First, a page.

When we looked at the UK’s census results last month, there were boos from the audience that the numbers didn’t include Scotland. Well, we still can’t bring the census results for Alba as they aren’t out until towards the end of the year, but we can bring you the next best thing (are you ready for it?): the latest “Annual Review of Demographic Trends” published by the Scottish Registrar General! And it is totally worth the wait.
For those of you thinking that recently the world has seemed a bit more tartan and perhaps a bit more incomprehensible (my friend got into trouble in Glasgow once for telling a native completely innocently that he was sorry, he didn’t understand as he only spoke English. Said friend was lucky to escape unscathed…) then you’d be right. There are now more Scots (Scotch? Scottish people? people living in Scotland?) in the world than there has ever been. EVER. (Estimated).
Based upon the 2001 census figures (the 2011 ones are coming, people – be patient please) on 30 June 2011 it is estimated that there were 5,254,800 people living in Scotland. This was an increase of around 33,000 or 0.6% on the year before. However, the natural increase is estimated to be about a sixth of that – there were only 5,000 more births than deaths in Scotland over the year. Instead, the Scottish population increase has been mostly due to the net immigration – 27,000 people went to Scotland in the year ending 30 June 2011 than left it. I wonder why that is the case…?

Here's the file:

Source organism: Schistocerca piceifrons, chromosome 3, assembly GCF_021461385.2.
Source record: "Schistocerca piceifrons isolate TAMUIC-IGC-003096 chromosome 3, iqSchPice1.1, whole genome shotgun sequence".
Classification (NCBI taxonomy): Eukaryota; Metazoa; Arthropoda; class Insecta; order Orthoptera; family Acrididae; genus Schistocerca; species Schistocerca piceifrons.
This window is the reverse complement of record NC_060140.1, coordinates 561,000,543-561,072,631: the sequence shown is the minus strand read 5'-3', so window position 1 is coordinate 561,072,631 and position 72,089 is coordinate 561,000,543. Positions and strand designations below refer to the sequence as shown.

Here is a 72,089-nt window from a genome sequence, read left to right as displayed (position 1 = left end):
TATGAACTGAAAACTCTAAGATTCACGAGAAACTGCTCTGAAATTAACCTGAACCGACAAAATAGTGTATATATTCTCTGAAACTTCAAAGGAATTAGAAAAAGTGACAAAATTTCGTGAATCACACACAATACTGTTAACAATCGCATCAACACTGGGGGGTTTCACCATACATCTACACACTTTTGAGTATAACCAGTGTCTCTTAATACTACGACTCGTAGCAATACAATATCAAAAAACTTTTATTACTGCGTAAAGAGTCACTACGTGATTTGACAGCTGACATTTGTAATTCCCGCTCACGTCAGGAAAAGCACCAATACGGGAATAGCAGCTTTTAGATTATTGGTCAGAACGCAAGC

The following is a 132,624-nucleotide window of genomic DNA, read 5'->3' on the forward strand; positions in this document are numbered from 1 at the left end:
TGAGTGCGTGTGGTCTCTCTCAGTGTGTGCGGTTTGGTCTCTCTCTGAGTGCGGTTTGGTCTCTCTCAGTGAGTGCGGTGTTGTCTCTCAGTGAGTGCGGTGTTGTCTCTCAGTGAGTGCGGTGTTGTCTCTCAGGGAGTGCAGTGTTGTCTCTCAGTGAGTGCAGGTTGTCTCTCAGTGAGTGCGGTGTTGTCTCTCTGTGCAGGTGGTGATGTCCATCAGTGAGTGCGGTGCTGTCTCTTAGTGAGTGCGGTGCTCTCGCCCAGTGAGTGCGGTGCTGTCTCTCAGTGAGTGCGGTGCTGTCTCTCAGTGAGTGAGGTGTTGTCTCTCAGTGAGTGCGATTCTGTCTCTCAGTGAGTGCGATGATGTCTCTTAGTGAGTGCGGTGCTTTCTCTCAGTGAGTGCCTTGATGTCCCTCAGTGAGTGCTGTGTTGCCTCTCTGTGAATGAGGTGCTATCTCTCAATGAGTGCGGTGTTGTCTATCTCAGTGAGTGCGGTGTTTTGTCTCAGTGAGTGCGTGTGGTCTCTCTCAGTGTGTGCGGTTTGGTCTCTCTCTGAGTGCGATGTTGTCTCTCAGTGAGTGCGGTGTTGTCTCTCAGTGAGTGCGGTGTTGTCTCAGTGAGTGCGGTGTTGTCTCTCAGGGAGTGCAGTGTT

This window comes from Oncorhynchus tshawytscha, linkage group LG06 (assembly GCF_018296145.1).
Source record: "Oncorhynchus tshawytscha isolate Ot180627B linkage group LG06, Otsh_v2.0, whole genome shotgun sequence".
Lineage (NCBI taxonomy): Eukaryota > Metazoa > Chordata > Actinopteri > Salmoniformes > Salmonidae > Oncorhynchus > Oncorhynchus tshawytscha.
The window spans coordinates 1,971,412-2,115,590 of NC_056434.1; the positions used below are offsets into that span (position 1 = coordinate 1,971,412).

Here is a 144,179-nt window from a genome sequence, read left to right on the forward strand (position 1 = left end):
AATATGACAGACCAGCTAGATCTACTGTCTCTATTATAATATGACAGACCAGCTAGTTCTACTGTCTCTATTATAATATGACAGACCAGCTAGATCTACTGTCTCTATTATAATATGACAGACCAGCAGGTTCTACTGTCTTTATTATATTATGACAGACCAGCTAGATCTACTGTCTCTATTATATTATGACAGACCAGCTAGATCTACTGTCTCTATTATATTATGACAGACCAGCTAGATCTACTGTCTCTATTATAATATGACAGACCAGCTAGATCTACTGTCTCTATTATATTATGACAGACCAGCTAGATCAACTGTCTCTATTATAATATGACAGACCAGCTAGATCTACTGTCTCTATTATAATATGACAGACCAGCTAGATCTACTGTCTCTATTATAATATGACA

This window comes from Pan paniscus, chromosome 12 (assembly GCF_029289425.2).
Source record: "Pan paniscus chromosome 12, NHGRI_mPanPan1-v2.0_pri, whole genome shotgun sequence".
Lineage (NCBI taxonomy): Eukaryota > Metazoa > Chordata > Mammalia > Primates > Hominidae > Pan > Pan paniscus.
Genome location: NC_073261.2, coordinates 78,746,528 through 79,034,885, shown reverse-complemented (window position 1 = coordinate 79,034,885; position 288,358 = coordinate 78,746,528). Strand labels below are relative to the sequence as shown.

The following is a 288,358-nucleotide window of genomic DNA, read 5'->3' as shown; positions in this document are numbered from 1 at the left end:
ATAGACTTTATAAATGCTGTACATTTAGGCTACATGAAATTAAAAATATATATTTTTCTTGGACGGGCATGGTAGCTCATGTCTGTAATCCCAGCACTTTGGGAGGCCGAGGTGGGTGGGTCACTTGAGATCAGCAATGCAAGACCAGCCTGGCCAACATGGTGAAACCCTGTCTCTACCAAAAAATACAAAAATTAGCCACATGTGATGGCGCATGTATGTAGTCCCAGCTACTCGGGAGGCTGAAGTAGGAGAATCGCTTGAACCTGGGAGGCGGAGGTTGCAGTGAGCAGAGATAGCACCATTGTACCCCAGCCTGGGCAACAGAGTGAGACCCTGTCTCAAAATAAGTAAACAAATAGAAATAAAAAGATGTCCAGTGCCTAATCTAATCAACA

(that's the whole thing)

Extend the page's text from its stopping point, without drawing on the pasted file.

In terms of the population breakdown – over a third of the population is below the age of 16 and 65 and over, these being the traditional dependency age brackets. By 2035 it is estimated that Scotland will have a population of 5.76 million and the number of people aged 65 will have increased to 1.43 million (or 25% of the population). Thus the population is getting older and will continue to get older. Unfortunately, unless the birthrate trends change, Scotland will have to continue to rely on immigration to keep the workforce numbers high enough to support this aged society. For the third year in a row, 2011 saw fewer births than the year before. While the drop of 0.3% in a year is hardly disastrous, a sustained downward trend will make it hard for the next generation to support the current one. On a more positive note, the Scottish life expectancy has greatly improved over the last 25 years. However, at 76.1 years for men and 80.6 years for women it is still about 4-5 years below the EU countries with the highest life expectancy.
So Scotland – there are more people living there, largely due to immigration. There are fewer births, and the population is living longer and getting older on the whole. Thus, another normal western society in the twenty-first century.